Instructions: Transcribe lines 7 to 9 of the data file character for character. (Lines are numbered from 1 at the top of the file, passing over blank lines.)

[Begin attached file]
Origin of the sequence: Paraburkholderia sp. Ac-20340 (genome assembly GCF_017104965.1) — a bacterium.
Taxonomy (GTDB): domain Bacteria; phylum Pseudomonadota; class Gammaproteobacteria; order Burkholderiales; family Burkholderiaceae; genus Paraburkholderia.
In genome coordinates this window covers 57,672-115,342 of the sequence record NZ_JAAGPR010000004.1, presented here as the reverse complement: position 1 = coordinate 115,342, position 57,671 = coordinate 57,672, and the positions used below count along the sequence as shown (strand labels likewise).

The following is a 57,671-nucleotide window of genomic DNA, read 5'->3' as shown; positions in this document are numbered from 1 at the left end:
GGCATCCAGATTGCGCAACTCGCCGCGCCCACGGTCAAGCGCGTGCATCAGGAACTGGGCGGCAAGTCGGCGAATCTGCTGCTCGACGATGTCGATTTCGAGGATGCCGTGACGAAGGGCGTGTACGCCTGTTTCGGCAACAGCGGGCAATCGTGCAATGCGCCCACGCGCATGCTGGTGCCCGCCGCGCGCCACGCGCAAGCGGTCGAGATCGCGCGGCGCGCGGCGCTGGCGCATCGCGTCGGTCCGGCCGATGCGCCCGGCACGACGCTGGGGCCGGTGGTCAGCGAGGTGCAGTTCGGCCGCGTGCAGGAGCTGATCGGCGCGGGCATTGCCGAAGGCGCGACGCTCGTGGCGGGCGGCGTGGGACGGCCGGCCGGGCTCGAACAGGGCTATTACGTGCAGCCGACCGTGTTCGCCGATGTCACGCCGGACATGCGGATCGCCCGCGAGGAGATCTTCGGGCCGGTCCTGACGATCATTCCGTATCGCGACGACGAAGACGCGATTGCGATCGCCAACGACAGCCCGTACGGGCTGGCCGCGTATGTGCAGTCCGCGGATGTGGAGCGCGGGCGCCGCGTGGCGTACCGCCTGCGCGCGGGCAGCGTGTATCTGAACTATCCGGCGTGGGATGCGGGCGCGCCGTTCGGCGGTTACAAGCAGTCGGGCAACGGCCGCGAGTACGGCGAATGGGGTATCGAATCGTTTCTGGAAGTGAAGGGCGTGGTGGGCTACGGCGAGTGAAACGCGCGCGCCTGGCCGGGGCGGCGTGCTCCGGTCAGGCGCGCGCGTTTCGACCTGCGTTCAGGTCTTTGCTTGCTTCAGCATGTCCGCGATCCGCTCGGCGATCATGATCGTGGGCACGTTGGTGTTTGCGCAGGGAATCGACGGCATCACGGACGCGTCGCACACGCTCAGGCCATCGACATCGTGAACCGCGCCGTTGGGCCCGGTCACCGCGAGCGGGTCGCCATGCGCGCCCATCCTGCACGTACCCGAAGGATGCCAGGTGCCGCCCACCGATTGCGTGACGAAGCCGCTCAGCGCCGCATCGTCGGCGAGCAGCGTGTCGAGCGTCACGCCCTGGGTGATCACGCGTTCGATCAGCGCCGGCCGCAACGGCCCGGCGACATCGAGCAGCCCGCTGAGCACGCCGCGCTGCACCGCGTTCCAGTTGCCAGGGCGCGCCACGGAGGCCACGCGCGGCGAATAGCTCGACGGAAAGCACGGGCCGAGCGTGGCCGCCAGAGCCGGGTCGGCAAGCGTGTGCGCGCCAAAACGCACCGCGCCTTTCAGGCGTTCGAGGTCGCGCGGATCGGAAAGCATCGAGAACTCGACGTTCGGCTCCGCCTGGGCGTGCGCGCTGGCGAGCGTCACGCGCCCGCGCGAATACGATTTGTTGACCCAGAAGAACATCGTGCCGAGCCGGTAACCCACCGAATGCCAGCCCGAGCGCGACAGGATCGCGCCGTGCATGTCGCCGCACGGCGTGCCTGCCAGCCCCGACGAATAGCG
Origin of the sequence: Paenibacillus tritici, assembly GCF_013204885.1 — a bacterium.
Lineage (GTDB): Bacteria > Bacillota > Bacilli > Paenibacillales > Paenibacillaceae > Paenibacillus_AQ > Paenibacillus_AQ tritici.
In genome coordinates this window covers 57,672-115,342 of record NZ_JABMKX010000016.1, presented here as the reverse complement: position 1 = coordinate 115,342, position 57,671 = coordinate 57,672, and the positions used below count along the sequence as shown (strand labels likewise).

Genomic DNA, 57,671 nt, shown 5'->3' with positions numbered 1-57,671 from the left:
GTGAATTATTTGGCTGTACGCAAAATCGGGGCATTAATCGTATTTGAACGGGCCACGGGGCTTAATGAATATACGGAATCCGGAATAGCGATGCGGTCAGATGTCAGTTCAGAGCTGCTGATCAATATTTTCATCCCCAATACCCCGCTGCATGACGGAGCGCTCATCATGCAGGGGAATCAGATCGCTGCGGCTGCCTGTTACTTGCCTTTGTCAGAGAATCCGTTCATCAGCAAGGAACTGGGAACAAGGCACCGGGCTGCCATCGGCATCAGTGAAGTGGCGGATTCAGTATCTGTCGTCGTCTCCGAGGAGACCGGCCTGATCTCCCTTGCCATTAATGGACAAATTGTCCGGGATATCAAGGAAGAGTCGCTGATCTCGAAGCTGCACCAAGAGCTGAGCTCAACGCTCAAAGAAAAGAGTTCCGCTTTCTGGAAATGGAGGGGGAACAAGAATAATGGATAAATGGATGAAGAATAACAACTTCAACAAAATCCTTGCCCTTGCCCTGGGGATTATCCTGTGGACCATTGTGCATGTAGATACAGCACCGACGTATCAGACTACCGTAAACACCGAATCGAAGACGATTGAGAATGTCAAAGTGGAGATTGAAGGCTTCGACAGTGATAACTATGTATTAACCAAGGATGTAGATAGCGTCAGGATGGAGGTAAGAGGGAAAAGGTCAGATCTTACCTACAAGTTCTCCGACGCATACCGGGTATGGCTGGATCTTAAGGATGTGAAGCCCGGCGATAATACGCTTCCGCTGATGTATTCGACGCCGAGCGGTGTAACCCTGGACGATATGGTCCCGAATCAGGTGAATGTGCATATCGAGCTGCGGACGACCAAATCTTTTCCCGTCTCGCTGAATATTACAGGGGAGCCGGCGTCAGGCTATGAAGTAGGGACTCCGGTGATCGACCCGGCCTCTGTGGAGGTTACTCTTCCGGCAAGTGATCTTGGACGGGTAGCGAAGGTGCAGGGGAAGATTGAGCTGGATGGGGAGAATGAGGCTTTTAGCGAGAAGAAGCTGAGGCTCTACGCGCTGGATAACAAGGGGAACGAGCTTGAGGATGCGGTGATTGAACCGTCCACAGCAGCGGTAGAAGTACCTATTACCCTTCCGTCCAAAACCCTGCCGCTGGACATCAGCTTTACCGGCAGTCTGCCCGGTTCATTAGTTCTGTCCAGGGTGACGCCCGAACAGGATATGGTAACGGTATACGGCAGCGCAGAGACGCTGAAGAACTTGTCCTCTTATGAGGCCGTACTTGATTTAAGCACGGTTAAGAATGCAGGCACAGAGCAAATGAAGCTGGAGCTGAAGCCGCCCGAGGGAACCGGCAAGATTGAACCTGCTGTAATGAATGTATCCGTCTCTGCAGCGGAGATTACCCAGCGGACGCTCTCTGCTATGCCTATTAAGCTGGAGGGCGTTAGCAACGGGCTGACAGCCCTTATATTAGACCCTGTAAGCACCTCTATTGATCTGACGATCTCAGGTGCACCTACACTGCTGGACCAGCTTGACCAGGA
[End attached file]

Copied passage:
Lineage (GTDB): Bacteria > Bacillota > Bacilli > Paenibacillales > Paenibacillaceae > Paenibacillus_AQ > Paenibacillus_AQ tritici.
In genome coordinates this window covers 57,672-115,342 of record NZ_JABMKX010000016.1, presented here as the reverse complement: position 1 = coordinate 115,342, position 57,671 = coordinate 57,672, and the positions used below count along the sequence as shown (strand labels likewise).

Genomic DNA, 57,671 nt, shown 5'->3' with positions numbered 1-57,671 from the left: